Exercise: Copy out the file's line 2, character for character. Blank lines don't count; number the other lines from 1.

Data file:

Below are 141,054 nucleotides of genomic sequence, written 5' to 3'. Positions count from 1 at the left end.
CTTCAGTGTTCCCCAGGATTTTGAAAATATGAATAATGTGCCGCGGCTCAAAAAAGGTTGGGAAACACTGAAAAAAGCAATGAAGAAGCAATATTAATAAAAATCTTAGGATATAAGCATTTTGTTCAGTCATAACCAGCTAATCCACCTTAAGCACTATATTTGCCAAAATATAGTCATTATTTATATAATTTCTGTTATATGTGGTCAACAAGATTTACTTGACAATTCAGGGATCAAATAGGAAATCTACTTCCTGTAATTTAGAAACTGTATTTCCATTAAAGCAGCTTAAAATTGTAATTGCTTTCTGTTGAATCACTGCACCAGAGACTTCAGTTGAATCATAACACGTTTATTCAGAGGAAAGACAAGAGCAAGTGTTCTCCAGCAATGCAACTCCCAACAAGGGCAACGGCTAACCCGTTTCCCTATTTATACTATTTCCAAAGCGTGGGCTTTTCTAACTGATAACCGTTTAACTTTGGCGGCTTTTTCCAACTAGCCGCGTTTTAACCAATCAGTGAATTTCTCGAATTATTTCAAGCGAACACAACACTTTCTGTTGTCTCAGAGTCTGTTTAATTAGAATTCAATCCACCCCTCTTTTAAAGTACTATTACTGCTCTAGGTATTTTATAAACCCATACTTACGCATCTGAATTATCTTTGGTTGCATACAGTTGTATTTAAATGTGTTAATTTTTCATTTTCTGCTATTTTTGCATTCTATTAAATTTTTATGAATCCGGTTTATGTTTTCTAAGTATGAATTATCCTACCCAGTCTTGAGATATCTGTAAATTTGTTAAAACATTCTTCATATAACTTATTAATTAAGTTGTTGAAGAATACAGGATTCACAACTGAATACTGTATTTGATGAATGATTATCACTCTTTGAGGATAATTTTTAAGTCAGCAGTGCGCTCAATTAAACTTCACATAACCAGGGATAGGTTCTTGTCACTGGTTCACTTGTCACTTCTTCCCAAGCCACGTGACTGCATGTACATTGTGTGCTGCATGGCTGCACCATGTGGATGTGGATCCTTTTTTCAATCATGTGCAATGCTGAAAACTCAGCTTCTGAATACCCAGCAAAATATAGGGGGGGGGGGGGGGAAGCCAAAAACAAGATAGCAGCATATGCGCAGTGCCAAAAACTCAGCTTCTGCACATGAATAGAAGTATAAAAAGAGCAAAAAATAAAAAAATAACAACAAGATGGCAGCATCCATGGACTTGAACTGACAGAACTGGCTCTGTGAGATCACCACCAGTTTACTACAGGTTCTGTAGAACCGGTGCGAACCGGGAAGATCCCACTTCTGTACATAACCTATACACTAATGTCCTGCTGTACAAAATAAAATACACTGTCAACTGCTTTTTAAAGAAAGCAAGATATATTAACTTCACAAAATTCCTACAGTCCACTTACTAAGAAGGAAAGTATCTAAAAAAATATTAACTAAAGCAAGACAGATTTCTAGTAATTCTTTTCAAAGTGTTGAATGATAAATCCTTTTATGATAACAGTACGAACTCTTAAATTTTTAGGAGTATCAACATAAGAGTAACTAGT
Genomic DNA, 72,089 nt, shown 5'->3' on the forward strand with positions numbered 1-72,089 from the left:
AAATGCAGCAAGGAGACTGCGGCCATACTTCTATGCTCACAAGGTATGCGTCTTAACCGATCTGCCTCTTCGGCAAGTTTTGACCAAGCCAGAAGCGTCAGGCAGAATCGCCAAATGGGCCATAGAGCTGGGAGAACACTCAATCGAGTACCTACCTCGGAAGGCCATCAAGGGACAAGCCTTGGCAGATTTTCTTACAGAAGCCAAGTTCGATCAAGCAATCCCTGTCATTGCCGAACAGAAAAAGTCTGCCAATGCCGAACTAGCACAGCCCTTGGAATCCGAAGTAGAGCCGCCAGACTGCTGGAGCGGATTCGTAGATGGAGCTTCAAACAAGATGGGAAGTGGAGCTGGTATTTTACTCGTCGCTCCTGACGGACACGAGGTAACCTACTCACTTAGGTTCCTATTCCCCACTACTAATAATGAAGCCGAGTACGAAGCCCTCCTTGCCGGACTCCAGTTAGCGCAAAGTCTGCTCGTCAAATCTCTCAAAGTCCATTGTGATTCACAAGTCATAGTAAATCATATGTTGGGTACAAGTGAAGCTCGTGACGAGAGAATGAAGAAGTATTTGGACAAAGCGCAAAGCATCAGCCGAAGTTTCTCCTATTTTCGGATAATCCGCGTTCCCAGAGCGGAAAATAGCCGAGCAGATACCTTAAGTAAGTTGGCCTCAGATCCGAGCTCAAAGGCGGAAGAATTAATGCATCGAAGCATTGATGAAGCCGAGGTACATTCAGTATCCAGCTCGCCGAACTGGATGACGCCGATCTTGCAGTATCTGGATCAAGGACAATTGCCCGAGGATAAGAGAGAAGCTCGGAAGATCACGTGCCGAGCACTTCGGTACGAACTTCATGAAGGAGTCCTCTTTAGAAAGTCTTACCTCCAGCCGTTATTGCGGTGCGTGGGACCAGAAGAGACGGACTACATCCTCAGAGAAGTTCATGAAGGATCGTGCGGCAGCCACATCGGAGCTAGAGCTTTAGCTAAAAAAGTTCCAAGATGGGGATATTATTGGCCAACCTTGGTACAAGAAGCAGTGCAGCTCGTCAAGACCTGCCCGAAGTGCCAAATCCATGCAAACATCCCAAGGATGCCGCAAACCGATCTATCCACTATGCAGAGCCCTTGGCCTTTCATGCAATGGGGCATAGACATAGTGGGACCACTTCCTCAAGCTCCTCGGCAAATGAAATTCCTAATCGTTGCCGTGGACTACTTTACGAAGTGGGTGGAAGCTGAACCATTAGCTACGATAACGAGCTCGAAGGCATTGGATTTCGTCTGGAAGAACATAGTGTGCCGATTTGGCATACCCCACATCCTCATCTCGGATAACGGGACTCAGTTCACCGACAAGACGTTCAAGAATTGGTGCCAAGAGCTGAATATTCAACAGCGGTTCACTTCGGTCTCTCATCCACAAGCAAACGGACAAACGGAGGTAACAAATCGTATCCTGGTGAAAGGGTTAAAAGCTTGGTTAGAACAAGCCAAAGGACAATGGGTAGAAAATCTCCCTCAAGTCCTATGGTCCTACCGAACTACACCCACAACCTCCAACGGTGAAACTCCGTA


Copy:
CTTCAGTGTTCCCCAGGATTTTGAAAATATGAATAATGTGCCGCGGCTCAAAAAAGGTTGGGAAACACTGAAAAAAGCAATGAAGAAGCAATATTAATAAAAATCTTAGGATATAAGCATTTTGTTCAGTCATAACCAGCTAATCCACCTTAAGCACTATATTTGCCAAAATATAGTCATTATTTATATAATTTCTGTTATATGTGGTCAACAAGATTTACTTGACAATTCAGGGATCAAATAGGAAATCTACTTCCTGTAATTTAGAAACTGTATTTCCATTAAAGCAGCTTAAAATTGTAATTGCTTTCTGTTGAATCACTGCACCAGAGACTTCAGTTGAATCATAACACGTTTATTCAGAGGAAAGACAAGAGCAAGTGTTCTCCAGCAATGCAACTCCCAACAAGGGCAACGGCTAACCCGTTTCCCTATTTATACTATTTCCAAAGCGTGGGCTTTTCTAACTGATAACCGTTTAACTTTGGCGGCTTTTTCCAACTAGCCGCGTTTTAACCAATCAGTGAATTTCTCGAATTATTTCAAGCGAACACAACACTTTCTGTTGTCTCAGAGTCTGTTTAATTAGAATTCAATCCACCCCTCTTTTAAAGTACTATTACTGCTCTAGGTATTTTATAAACCCATACTTACGCATCTGAATTATCTTTGGTTGCATACAGTTGTATTTAAATGTGTTAATTTTTCATTTTCTGCTATTTTTGCATTCTATTAAATTTTTATGAATCCGGTTTATGTTTTCTAAGTATGAATTATCCTACCCAGTCTTGAGATATCTGTAAATTTGTTAAAACATTCTTCATATAACTTATTAATTAAGTTGTTGAAGAATACAGGATTCACAACTGAATACTGTATTTGATGAATGATTATCACTCTTTGAGGATAATTTTTAAGTCAGCAGTGCGCTCAATTAAACTTCACATAACCAGGGATAGGTTCTTGTCACTGGTTCACTTGTCACTTCTTCCCAAGCCACGTGACTGCATGTACATTGTGTGCTGCATGGCTGCACCATGTGGATGTGGATCCTTTTTTCAATCATGTGCAATGCTGAAAACTCAGCTTCTGAATACCCAGCAAAATATAGGGGGGGGGGGGGGGAAGCCAAAAACAAGATAGCAGCATATGCGCAGTGCCAAAAACTCAGCTTCTGCACATGAATAGAAGTATAAAAAGAGCAAAAAATAAAAAAATAACAACAAGATGGCAGCATCCATGGACTTGAACTGACAGAACTGGCTCTGTGAGATCACCACCAGTTTACTACAGGTTCTGTAGAACCGGTGCGAACCGGGAAGATCCCACTTCTGTACATAACCTATACACTAATGTCCTGCTGTACAAAATAAAATACACTGTCAACTGCTTTTTAAAGAAAGCAAGATATATTAACTTCACAAAATTCCTACAGTCCACTTACTAAGAAGGAAAGTATCTAAAAAAATATTAACTAAAGCAAGACAGATTTCTAGTAATTCTTTTCAAAGTGTTGAATGATAAATCCTTTTATGATAACAGTACGAACTCTTAAATTTTTAGGAGTATCAACATAAGAGTAACTAGT